OKX users compensated after SIM-swap attack

OKX, the world’s second-largest cryptocurrency exchange by trading volume, has has quietly reimbursed users who lost funds in a SIM-swap attack last week, according to Chinese crypto reporter Wu Blockchain.

The attackers exploited a vulnerability in the exchange’s SMS notification system. They sent fake messages that appeared to originate from Hong Kong, tricking the victims into creating new API keys with withdrawal and trading permissions.

A flaw in OKX’s two-factor authentication (2FA) security system was reportedly discovered after the incident. Users were able to switch from 2FA to less secure verification methods, such as SMS verification, during sensitive operations on the platform. This allowed the attackers to bypass more robust security measures.

In response, OKX has launched an investigation and contacted the affected users, promising to take full responsibility if the platform is found to be at fault. Despite these assurances, the security concerns have led to large outflows from the platform.

According to DefiLlama, users have withdrawn $204 million on June 10 and $633 million over the past week, totaling $837 million. These mass withdrawals have made OKX the exchange with the largest outflows in the past seven days, while its main competitor, Binance, has seen a net inflow of $1.364 billion during the same period.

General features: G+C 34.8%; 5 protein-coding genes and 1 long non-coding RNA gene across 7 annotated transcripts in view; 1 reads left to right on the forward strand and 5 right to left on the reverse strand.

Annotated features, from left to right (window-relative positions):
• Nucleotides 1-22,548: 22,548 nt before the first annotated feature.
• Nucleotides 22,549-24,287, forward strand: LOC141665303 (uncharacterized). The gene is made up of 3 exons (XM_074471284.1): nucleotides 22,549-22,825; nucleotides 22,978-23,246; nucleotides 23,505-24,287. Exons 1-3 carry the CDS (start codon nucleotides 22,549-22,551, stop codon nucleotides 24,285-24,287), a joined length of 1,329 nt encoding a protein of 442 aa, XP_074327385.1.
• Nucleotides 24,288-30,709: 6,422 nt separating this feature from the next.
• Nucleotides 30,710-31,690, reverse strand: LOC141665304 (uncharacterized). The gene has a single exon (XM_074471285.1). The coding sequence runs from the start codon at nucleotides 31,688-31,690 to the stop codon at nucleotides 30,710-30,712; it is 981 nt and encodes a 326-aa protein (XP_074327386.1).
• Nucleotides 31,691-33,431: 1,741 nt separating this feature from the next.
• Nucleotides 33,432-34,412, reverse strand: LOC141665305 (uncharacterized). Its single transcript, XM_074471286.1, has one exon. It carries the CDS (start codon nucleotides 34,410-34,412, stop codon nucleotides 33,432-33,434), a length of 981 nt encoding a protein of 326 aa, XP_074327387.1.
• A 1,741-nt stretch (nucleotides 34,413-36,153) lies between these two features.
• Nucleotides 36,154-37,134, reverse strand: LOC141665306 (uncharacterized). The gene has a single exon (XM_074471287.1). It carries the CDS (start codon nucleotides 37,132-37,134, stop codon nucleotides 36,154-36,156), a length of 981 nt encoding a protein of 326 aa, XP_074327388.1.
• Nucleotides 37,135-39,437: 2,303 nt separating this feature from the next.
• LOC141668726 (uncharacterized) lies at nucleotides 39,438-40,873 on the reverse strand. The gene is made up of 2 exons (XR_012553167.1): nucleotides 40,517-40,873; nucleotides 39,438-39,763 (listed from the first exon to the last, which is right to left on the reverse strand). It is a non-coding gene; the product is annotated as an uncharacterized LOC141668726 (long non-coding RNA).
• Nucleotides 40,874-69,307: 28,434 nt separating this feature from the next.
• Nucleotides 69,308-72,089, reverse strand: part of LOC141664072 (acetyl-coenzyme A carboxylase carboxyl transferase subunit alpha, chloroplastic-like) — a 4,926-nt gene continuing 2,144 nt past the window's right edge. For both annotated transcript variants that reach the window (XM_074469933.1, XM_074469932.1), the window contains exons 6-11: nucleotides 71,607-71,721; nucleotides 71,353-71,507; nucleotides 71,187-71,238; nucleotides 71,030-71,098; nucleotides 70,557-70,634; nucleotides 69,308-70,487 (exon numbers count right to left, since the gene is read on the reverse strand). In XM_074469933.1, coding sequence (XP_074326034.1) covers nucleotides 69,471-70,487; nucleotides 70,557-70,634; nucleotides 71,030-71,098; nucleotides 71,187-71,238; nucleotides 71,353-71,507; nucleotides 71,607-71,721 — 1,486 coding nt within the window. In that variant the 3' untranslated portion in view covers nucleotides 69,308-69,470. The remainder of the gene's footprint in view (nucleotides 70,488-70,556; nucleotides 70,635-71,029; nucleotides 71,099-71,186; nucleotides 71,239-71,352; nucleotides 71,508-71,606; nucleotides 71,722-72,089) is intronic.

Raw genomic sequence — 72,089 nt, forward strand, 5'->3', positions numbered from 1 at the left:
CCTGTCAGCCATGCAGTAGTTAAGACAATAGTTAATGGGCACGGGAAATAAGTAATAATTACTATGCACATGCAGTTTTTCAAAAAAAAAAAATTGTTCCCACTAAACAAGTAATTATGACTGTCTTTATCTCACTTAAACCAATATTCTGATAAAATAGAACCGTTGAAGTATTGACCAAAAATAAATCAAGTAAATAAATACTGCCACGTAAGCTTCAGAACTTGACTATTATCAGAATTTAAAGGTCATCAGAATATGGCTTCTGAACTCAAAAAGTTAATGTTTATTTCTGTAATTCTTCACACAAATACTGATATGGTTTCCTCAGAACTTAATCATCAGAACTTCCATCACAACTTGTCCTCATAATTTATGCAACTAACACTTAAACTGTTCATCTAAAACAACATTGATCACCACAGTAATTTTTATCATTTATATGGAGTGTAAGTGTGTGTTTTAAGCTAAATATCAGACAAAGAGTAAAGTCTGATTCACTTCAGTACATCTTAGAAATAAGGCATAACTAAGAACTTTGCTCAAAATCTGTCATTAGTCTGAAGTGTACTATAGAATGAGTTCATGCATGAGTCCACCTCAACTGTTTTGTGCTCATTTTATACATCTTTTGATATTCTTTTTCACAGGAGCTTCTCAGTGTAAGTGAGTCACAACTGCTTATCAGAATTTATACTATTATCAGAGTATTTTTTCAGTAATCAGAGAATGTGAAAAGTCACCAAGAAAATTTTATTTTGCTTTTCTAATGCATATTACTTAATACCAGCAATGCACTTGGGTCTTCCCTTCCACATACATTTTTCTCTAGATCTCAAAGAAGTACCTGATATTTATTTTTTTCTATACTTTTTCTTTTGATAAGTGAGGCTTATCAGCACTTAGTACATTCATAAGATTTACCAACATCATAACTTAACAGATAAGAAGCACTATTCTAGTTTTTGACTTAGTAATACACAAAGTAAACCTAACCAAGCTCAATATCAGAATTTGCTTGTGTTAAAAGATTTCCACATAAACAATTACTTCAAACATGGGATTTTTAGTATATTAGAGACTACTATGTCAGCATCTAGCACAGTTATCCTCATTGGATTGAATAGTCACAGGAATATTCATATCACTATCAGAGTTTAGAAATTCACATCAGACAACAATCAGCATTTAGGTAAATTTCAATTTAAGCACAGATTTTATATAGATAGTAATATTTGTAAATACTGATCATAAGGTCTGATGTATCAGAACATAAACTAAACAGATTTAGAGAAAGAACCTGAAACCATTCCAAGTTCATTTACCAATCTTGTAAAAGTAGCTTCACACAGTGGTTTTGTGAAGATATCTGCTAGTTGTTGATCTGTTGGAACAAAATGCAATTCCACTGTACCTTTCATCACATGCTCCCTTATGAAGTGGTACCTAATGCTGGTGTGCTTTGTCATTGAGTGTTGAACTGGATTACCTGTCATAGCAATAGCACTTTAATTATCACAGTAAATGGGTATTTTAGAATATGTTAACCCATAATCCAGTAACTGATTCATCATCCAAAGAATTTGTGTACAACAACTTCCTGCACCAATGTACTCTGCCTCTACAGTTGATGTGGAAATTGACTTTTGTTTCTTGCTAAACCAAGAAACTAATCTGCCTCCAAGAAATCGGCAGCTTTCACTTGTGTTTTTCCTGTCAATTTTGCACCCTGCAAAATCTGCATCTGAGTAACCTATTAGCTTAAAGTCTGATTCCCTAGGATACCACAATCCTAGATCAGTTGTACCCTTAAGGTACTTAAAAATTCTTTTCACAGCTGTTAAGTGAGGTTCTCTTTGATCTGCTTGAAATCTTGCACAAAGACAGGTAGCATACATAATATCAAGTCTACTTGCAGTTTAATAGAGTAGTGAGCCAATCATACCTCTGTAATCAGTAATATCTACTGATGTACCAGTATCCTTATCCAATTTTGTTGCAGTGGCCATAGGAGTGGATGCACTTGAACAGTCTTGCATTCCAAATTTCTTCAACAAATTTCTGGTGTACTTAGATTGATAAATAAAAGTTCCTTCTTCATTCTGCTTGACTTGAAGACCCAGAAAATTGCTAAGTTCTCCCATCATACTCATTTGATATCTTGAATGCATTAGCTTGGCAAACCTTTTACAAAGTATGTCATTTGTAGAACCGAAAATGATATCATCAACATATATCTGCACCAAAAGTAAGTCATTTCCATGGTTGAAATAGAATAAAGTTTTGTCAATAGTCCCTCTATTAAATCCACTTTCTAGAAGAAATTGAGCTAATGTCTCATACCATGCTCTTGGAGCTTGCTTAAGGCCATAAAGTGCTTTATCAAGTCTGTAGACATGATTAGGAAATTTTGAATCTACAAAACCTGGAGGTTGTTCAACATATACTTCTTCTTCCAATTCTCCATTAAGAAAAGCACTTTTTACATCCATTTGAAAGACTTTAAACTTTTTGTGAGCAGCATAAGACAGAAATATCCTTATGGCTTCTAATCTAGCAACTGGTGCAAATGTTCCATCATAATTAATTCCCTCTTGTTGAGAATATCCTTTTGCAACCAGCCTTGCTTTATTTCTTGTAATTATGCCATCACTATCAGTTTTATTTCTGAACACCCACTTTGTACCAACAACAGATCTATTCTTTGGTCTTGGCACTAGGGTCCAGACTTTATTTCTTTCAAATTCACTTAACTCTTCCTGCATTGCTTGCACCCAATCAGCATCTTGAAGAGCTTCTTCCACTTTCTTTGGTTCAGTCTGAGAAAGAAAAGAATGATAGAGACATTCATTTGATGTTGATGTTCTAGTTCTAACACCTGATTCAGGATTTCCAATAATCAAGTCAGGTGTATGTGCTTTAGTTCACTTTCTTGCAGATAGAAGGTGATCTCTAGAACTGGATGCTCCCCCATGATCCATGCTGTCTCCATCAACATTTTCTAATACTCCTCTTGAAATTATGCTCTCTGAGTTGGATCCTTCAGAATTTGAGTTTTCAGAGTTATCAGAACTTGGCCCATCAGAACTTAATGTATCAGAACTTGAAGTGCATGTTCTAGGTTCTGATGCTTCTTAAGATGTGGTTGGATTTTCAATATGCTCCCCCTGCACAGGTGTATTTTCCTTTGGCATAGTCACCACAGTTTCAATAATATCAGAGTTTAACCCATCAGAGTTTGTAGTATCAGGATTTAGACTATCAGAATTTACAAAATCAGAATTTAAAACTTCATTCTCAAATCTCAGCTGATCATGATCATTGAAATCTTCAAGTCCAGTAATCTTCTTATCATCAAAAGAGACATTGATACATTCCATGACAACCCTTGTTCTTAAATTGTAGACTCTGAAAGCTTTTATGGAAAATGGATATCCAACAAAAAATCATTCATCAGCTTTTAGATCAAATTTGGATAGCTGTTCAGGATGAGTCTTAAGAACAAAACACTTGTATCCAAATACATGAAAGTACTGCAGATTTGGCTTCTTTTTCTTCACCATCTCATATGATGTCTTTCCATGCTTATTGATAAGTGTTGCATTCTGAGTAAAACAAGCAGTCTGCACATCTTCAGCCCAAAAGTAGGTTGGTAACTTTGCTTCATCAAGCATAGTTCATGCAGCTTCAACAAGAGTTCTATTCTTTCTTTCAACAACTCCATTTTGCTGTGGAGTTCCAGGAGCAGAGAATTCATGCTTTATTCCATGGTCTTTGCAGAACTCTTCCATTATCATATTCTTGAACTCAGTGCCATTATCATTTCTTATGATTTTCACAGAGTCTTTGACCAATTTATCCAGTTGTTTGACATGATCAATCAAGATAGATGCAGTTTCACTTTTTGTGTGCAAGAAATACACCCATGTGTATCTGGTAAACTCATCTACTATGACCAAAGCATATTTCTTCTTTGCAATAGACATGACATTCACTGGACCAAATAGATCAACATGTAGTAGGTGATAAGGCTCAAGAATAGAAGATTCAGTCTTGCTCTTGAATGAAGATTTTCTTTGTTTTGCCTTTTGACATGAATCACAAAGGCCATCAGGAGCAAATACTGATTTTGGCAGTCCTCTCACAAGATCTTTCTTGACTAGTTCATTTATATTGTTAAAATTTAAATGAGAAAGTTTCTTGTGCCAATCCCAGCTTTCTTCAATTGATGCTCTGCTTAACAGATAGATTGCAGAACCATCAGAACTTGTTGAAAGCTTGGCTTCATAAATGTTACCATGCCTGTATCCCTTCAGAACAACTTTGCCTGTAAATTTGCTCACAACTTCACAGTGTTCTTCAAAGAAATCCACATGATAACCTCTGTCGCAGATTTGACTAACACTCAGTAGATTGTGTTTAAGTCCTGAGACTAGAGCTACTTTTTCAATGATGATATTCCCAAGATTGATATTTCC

Wu Blockchain highlighted several issues in OKX’s security settings including that the exchange does not trigger a 24-hour withdrawal ban for sensitive operations such as disabling phone verification, GA verification, and changing the login password. Withdrawal bans only apply when logging in on a new device. Furthermore, withdrawals to whitelisted addresses are not subject to dynamic verification based on withdrawal amounts. Once an address is added to the whitelist, withdrawals up to the limit can proceed without further verification.

SIM-swapping is a big concern in the crypto world, especially for those with a lot of valuable assets. This is because people in these circles are more likely to have valuable holdings that hackers want to target.

Numerous online services, including email accounts, digital wallets, and cryptocurrency exchanges, offer users an added layer of security through SMS-based two-factor authentication. These services depend on the SIM card, which functions as a person’s unique identifier. However, relying solely on text-based two-factor authentication is a cybersecurity mistake.